When the industry finally mustered enough Congressional support to get the Protection of Lawful Commerce in Firearms Act was signed into law by President George W. Bush, the firearms industry breathed a collective sigh of relief. It was widely viewed as a reprieve from what then HUD Secretary Andrew Cuomo said would be the “death from a thousand cuts” for any manufacturer who didn’t agree to the same agreement that nearly put Smith & Wesson out of business in 2000.
If you’re not familiar, the now-infamous agreement -brokered by then-President Bill Clinton- said that S&W would only sell guns through dealers that complied with “certain restrictions” and would be protected from the lawsuits sweeping through the industry. It was equally certain that it proved to be a disastrous agreement for S&W, but led to the realization that the industry needed protection from “legislation via litigation” as was promised by Cuomo, Eliot Spitzer and other officials who promised that, barring new gun regulations, “bankruptcy lawyers would be knocking at your doors.”
When the Act passed, it was praised by NRA President Wayne LaPierre as “the most significant piece of pro-gun legislation in twenty years.”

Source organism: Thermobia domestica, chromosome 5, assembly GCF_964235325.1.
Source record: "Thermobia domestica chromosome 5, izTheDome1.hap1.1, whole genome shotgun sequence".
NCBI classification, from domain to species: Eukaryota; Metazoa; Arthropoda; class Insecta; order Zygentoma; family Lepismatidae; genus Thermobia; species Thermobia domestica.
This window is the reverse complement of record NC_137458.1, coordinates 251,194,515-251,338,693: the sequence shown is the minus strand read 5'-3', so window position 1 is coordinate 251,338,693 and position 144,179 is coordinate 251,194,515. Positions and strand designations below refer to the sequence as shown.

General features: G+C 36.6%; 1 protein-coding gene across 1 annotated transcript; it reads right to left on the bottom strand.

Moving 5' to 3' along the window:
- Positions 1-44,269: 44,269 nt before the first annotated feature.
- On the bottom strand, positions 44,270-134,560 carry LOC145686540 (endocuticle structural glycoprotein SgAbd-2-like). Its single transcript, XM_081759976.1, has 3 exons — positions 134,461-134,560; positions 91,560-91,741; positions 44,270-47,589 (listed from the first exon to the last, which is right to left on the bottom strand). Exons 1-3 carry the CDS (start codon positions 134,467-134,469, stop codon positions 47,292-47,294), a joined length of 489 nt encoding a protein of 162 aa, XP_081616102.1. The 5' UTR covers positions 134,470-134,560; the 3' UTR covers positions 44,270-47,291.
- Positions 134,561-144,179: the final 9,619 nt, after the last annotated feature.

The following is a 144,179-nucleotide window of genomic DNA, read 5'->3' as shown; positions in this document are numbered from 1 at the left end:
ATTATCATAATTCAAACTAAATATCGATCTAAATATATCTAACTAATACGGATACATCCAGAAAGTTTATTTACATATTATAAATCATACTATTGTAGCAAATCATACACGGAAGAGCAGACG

Maybe so, but it seems that when you’re that determined to get into the courts, you can find judges equally determined to assist in those efforts.
Despite having been dismissed in 2016 because a suit brought by the families of the 2012 Sandy Hook shooting suit fell “squarely within the broad immunity” of the Protection in Lawful Commerce Act, the Connecticut Supreme Court reversed that decision on March 14 of this year. Using a very narrow interpretation of the law, the Connecticut high court said the suit could continue.
Now, a unanimous ruling from the Court of Appeals of Indiana will allow a similar suit to proceed. The case, City of Gary v. Smith & Wesson, et al, alleges public nuisance, negligent distribution and marketing and negligent design related to the sale of firearms in Indiana.
It’s the second time the case has been up-and-down through the Indiana court system.
The suits are based on an exception not covered in the federal act and make the case that claims to general consumer-protection law violations aren’t covered. Likewise, the case appears to satisfy an exception in Indiana state law that says suits for allegedly illegal conduct can proceed.
Not being qualified to interpret the arguments, it appears there are some holes in the Protection of Lawful Commerce in Firearms Act that have been uncovered- and are being exploited- by groups seeking to either constrain- or eliminate- the firearms industry.
As usual, that means more court time, more costs and another round of the frustrating act of attempting to read the minds of the lower courts.
One thing, however, is certain…it looks like more firearms cases will be headed for Chief Justice John Robert’s United States Supreme Court.
They won’t get there quickly, but ultimately that’s where they’ll ultimately be ruled on.
And we’ll keep you posted.